Leaf rust symptoms have been noticed sporadically on northern highbush blueberry plants (Vaccinium corymbosum L.) in Michigan for the past 8 years. In 2009, leaf rust was seen in several cultivated blueberry fields and on greenhouse-grown blueberry plants in southwest Michigan. In 2010, leaf rust was widespread throughout western Michigan and particularly evident in the fall, sometimes resulting in premature defoliation. Cultivars Rubel, Jersey, Elliott, Liberty, and Brigitta were most commonly affected. Both the 2009 and 2010 growing seasons were characterized by above-average precipitation in early to mid-summer. Early symptoms on the adaxial leaf surface consisted of roughly circular yellow spots that later developed brown, necrotic centers. Older lesions were more angular and sometimes surrounded by a purplish border. In the fall, a “green island” effect was sometimes apparent around the lesions. On the abaxial side, numerous yellow-to-orange rust pustules (uredinia) were visible. Uredinia were dome shaped, erumpent, 100 to 400 μm in diameter, clustered, and sometimes coalescing. Urediniospores were broadly obovate with dark yellowish content and measured 19 to 25 × 16 to 20 μm (average 22 × 18 μm, n = 30). Spore walls were hyaline, echinulate, and 1.0 to 1.5 μm thick with obscure germ pores. Uredinia were examined with light and scanning electron microscopy for the presence of conspicuous ostiolar cells characteristic of Naohidemyces vaccinii (Wint.) Sato, Katsuya et Y. Hiratsuka, but none were observed. No telia or teliospores were observed. On the basis of morphology, the pathogen was identified as Thekopsora minima P. Syd. & Syd. (3,4) and a sample was deposited in the U.S. National Fungus Collection (BPI 881107). Genomic DNA was extracted from urediniospores of rust isolates from six different locations, and a 267-bp fragment of the ITS2 region was amplified and sequenced using the primers ITS3 and ITS4 (GenBank Accession No. HQ661383). All sequences were identical to each other and shared 99% identity (232 of 234 bp) with a T. minima isolate from South Africa (GenBank Accession No. GU355675). The alternate host, hemlock (mostly Tsuga canadensis L.) is a common and valuable conifer in the Michigan landscape. Hemlock trees were not examined for the presence of aecia but are assumed to play a role in the epidemiology of the disease in Michigan because leaf rust tends to be more severe near hemlock trees. Pucciniastrum vaccinii (G. Wint.) Jorst. was considered the causal agent of blueberry leaf rust until Sato et al. (1,4) identified three unique species. While T. minima has been reported on black huckleberry (Gaylussacia baccata [Wangenh.] K. Koch) in Michigan (4), to our knowledge, this is the first report of T. minima on highbush blueberry in the state. T. minima has been reported on highbush blueberry in Delaware and New York (4), Japan (2), and South Africa (3). The severity of the outbreak in 2010 warrants further research into economic losses, epidemiology, and management of the disease.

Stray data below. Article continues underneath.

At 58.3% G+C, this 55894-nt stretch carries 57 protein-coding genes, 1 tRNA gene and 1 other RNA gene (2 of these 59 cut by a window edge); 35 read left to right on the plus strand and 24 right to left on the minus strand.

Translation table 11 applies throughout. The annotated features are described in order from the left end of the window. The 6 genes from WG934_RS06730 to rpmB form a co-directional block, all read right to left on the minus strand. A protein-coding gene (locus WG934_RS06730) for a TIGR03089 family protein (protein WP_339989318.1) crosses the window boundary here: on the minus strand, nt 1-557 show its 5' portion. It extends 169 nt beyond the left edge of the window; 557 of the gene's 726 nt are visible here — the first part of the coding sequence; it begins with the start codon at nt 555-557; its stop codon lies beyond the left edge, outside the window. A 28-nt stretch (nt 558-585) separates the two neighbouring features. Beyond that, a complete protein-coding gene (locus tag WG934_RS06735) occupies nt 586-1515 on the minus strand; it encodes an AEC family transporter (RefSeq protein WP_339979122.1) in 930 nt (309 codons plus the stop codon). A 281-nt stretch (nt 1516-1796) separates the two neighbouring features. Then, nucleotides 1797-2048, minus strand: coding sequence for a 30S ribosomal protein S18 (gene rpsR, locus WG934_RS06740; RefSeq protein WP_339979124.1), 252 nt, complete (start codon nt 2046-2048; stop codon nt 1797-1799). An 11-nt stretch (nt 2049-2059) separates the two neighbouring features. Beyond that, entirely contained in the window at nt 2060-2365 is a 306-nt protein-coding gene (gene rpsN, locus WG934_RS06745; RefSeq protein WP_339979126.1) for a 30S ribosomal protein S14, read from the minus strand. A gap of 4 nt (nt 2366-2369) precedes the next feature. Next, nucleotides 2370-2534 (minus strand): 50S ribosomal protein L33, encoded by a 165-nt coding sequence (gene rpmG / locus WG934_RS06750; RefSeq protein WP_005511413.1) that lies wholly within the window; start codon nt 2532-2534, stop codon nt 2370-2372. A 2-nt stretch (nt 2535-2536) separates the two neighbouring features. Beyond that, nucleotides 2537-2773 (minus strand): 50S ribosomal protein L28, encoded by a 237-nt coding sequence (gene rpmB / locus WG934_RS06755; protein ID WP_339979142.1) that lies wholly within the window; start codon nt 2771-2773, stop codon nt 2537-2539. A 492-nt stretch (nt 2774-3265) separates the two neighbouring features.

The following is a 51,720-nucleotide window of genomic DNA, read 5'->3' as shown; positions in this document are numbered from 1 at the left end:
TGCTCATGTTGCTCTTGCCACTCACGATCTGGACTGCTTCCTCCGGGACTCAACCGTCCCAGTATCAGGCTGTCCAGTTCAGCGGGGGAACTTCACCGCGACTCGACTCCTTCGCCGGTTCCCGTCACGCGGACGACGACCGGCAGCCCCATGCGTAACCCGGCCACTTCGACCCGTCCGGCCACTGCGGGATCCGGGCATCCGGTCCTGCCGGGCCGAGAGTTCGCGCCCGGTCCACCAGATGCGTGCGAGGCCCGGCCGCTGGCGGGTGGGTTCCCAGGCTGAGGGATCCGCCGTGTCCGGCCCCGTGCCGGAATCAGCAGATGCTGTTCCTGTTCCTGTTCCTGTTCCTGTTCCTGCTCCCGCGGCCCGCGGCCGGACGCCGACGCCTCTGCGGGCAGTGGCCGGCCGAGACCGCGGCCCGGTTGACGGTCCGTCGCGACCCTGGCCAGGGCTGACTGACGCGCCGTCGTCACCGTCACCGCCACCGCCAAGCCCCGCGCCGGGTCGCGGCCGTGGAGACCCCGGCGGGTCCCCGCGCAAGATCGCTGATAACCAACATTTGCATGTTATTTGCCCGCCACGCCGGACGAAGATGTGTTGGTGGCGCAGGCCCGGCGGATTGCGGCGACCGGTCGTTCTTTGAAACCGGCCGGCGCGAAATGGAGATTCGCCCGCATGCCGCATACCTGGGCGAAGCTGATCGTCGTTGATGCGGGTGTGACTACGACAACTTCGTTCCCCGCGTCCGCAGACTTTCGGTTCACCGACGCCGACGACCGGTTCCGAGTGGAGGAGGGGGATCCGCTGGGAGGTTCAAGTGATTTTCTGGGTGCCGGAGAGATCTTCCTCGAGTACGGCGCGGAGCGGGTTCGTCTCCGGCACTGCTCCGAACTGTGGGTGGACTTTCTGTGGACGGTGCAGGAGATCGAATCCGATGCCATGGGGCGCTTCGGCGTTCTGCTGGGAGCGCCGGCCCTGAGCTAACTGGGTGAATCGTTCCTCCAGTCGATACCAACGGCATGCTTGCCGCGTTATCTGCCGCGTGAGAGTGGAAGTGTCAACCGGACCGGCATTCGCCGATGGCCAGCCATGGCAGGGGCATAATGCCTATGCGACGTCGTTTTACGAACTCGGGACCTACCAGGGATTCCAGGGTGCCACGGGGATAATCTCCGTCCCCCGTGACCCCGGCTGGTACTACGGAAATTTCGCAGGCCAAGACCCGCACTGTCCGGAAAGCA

References: (1) D. F. Farr and A. Y. Rossman. Fungal Databases. Systematic Botany and Mycology Laboratory, ARS, UDSA. Retrieved from http://nt.ars-grin.gov/fungaldatabases/, 2010. (2) T. Kobayashi. Page 1227 in: Index of Fungi Inhabiting Woody Plants in Japan. Host, Distribution and Literature. Zenkoku-Noson-Kyoiku Kyokai Publishing Co., Tokyo, 2007. (3) L. Mostert et al. Plant Dis. 94:478, 2010. (4) S. Sato et al. Trans. Mycol. Soc. Jpn. 34:47, 1993.
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